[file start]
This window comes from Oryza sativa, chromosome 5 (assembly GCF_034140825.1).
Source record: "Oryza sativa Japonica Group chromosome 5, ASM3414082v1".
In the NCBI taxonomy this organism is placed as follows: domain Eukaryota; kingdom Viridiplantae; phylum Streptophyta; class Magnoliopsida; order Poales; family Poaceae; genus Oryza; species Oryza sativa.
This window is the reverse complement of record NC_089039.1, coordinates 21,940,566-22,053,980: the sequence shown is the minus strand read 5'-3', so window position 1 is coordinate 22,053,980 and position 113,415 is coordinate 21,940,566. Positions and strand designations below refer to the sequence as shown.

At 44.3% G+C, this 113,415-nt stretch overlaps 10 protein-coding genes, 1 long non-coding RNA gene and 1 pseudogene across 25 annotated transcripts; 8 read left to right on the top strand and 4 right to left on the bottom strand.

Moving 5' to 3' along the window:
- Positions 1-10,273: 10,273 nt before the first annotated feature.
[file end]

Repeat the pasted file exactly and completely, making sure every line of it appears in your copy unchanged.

This window comes from Oryza sativa, chromosome 5 (assembly GCF_034140825.1).
Source record: "Oryza sativa Japonica Group chromosome 5, ASM3414082v1".
In the NCBI taxonomy this organism is placed as follows: domain Eukaryota; kingdom Viridiplantae; phylum Streptophyta; class Magnoliopsida; order Poales; family Poaceae; genus Oryza; species Oryza sativa.
This window is the reverse complement of record NC_089039.1, coordinates 21,940,566-22,053,980: the sequence shown is the minus strand read 5'-3', so window position 1 is coordinate 22,053,980 and position 113,415 is coordinate 21,940,566. Positions and strand designations below refer to the sequence as shown.

At 44.3% G+C, this 113,415-nt stretch overlaps 10 protein-coding genes, 1 long non-coding RNA gene and 1 pseudogene across 25 annotated transcripts; 8 read left to right on the top strand and 4 right to left on the bottom strand.

Moving 5' to 3' along the window:
- Positions 1-10,273: 10,273 nt before the first annotated feature.